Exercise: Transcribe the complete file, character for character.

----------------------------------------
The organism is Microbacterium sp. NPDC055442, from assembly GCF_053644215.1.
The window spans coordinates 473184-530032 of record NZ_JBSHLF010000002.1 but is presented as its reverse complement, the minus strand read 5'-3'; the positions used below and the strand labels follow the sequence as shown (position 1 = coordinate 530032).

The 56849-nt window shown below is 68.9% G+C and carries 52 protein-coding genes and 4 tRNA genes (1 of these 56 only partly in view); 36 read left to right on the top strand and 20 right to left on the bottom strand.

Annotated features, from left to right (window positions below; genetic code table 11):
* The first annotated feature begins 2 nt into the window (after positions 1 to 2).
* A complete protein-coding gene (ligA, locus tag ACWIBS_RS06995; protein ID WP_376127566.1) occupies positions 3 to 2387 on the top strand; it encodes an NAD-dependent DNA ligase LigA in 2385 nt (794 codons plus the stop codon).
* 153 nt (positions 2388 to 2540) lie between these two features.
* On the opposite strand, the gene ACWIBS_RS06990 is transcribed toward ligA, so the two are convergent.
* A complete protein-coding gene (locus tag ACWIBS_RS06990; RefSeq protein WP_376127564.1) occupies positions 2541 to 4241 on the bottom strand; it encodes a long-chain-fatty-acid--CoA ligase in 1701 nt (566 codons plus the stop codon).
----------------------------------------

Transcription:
The organism is Microbacterium sp. NPDC055442, from assembly GCF_053644215.1.
The window spans coordinates 473184-530032 of record NZ_JBSHLF010000002.1 but is presented as its reverse complement, the minus strand read 5'-3'; the positions used below and the strand labels follow the sequence as shown (position 1 = coordinate 530032).

The 56849-nt window shown below is 68.9% G+C and carries 52 protein-coding genes and 4 tRNA genes (1 of these 56 only partly in view); 36 read left to right on the top strand and 20 right to left on the bottom strand.

Annotated features, from left to right (window positions below; genetic code table 11):
* The first annotated feature begins 2 nt into the window (after positions 1 to 2).
* A complete protein-coding gene (ligA, locus tag ACWIBS_RS06995; protein ID WP_376127566.1) occupies positions 3 to 2387 on the top strand; it encodes an NAD-dependent DNA ligase LigA in 2385 nt (794 codons plus the stop codon).
* 153 nt (positions 2388 to 2540) lie between these two features.
* On the opposite strand, the gene ACWIBS_RS06990 is transcribed toward ligA, so the two are convergent.
* A complete protein-coding gene (locus tag ACWIBS_RS06990; RefSeq protein WP_376127564.1) occupies positions 2541 to 4241 on the bottom strand; it encodes a long-chain-fatty-acid--CoA ligase in 1701 nt (566 codons plus the stop codon).